WISH Committee to honor Ruth Kershner, Ed.D.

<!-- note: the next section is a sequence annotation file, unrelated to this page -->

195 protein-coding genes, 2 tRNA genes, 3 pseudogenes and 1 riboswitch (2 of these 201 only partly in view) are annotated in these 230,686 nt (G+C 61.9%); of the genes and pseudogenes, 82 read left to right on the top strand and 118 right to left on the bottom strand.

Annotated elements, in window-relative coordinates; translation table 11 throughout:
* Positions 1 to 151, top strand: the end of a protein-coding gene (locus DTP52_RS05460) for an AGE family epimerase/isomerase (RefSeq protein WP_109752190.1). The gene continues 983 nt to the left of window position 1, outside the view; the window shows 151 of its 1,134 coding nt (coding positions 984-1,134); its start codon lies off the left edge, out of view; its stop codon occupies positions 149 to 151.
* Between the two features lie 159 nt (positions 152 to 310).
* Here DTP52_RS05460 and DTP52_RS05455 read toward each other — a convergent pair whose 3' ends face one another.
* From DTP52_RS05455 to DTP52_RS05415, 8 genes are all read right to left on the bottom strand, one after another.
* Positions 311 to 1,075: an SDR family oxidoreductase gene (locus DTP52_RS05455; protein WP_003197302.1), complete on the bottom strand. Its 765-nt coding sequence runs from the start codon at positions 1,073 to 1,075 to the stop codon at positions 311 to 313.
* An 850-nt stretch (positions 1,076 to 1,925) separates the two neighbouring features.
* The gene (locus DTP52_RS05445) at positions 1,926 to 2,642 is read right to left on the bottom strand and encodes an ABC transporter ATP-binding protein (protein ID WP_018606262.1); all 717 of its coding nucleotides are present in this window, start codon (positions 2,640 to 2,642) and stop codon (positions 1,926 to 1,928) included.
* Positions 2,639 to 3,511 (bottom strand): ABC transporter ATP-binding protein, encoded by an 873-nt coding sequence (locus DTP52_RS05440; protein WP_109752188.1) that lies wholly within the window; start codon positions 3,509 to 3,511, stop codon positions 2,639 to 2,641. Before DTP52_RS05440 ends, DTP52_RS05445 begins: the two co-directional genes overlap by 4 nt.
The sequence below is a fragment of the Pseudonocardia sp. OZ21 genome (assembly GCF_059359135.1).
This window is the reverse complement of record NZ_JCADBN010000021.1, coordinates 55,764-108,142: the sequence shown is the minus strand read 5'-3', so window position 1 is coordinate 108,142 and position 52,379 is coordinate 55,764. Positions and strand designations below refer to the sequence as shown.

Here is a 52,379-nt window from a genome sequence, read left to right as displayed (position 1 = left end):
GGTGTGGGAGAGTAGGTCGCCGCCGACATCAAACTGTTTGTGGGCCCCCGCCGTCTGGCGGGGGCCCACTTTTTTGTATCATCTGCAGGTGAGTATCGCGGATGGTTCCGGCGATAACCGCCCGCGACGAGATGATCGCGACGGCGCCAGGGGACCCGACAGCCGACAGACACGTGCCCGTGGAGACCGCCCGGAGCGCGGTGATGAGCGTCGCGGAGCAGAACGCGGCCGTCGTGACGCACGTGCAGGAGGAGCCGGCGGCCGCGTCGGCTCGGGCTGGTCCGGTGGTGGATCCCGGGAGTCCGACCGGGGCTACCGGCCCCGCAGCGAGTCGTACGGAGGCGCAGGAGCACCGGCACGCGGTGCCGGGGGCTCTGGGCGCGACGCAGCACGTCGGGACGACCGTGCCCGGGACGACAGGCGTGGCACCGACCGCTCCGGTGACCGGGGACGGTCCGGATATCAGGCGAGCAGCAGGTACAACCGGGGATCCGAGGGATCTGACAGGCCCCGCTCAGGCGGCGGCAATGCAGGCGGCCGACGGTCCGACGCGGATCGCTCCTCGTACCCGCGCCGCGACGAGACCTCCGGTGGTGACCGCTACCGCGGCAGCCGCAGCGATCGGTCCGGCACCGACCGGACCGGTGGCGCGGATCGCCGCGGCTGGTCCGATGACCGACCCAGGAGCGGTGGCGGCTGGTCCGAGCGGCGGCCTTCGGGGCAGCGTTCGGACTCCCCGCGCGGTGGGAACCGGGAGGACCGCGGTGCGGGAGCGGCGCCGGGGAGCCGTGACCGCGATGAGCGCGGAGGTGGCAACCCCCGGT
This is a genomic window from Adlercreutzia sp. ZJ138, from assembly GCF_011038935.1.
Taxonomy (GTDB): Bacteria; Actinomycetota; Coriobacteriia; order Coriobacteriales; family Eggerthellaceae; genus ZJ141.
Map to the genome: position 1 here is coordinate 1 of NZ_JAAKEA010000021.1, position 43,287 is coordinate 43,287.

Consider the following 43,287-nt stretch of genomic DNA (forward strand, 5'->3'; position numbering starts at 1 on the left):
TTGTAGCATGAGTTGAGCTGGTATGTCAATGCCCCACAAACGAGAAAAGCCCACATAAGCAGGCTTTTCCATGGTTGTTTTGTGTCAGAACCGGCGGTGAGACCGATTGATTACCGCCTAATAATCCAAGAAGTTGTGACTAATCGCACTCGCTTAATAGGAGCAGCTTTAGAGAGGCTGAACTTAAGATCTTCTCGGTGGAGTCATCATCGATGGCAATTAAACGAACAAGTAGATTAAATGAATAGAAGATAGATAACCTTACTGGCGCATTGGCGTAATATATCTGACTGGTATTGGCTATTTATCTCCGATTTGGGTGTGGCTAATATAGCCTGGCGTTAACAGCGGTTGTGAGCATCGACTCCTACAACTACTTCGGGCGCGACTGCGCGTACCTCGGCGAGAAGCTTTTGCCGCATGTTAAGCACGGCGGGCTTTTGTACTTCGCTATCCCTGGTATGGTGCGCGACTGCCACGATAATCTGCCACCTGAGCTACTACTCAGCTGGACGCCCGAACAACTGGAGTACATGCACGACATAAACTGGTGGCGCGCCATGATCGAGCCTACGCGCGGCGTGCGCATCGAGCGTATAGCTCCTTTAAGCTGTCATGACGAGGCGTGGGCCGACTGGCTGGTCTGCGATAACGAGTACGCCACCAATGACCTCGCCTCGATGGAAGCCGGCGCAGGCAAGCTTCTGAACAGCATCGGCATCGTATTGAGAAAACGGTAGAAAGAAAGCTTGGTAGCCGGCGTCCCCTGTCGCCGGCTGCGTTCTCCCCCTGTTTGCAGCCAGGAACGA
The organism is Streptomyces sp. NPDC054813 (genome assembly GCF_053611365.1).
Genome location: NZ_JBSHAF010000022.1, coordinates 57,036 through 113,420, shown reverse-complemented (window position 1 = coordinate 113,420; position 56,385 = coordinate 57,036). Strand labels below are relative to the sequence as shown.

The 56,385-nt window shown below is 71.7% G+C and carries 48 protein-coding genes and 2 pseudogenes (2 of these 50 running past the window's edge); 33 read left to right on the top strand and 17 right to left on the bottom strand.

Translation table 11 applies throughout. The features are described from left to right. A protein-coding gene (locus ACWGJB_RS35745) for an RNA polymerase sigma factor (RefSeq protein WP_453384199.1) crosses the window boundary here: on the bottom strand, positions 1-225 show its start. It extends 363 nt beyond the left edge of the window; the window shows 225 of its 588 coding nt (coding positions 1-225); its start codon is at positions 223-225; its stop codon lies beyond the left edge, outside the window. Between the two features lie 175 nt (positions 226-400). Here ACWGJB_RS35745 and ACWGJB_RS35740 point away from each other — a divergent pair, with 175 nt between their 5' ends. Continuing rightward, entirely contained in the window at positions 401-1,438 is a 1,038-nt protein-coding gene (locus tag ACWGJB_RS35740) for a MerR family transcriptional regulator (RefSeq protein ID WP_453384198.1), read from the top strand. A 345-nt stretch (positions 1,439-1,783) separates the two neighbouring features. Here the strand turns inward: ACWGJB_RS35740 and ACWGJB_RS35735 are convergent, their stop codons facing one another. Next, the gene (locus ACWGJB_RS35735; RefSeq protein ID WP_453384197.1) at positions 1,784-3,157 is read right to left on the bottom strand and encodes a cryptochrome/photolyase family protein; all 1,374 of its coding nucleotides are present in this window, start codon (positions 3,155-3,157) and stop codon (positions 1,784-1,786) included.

MORGANTOWN, W.Va. – The Women In Science and Health (WISH) Committee at the West Virginia University Health Sciences Center (HSC) will present Ruth Kershner, Ed.D., with its 2011 Excellence Award at 3 p.m. on May 12 in the HSC Learning Center Commons area.  Dr. Kershner is a professor in the WVU School of Medicine Department of Community Medicine. “Ruth models excellence in leadership, mentorship, teaching and service. She has a wonderful enthusiasm for engaging students in doing meaningful projects addressing real life issues that give them an opportunity to learn organization skills, team skills, leadership skills, love of service and community engagement skills,” Ann Chester, Ph.D., WISH Award Subcommittee member and HSC vice president for social justice, said. “She incorporates these experiences into her classes providing a richness of learning opportunities from classroom to community.” The award recognizes outstanding achievements by women at the HSC who are characterized by a demonstration of commitment to diversity, education, scholarship/mentorship, service to West Virginia, leadership, research and the mission of the HSC. Current and retired employees of the HSC are eligible for nomination. “It is my pleasure to be able to nominate such a strong candidate for the Women In Science and Health Excellence Award. Dr. Kershner’s work and vision are truly remarkable and inspiring to her students and colleagues, and she deserves all of the recognition that she has received,” Master of Public Health student Adam Martin wrote in his nomination. Sera Ann Mathew, a former graduate assistant of Kershner’s echoed that sentiment in a letter of support. “As a student, I was motivated by her drive for public health education that radiates through in each of her classes,” she wrote. “Ruth is truly an inspiration to all her students.” Kershner has received high honors for her work in the past. In 2008 she was named Professor of the Year by the Faculty Merit Foundation of West Virginia. She said she’s especially grateful to receive the WISH award. “I am honored to be in the company of the women who came before me in receiving this recognition. There are many women and men on campus who work diligently to advance health education, medical care and research relative to women,” she said. “Additionally, many of our students share this same passion. As a teacher of women’s health and women and violence, I am grateful for this recognition for my small part in our University’s effort to address health disparities.” The Committee was established to enhance the advancement of women through professional development programs, to establish an effective network of women faculty, to assess the current status of women faculty in terms of academic rank, years of service and salary plus incentives and to develop and implement a faculty mentoring program for women. The award is sponsored by the Committee and the WVU National Center of Excellence in Women’s Health. In addition to the reception, Kershner will receive a certificate and a $2,500 honorarium.   [...]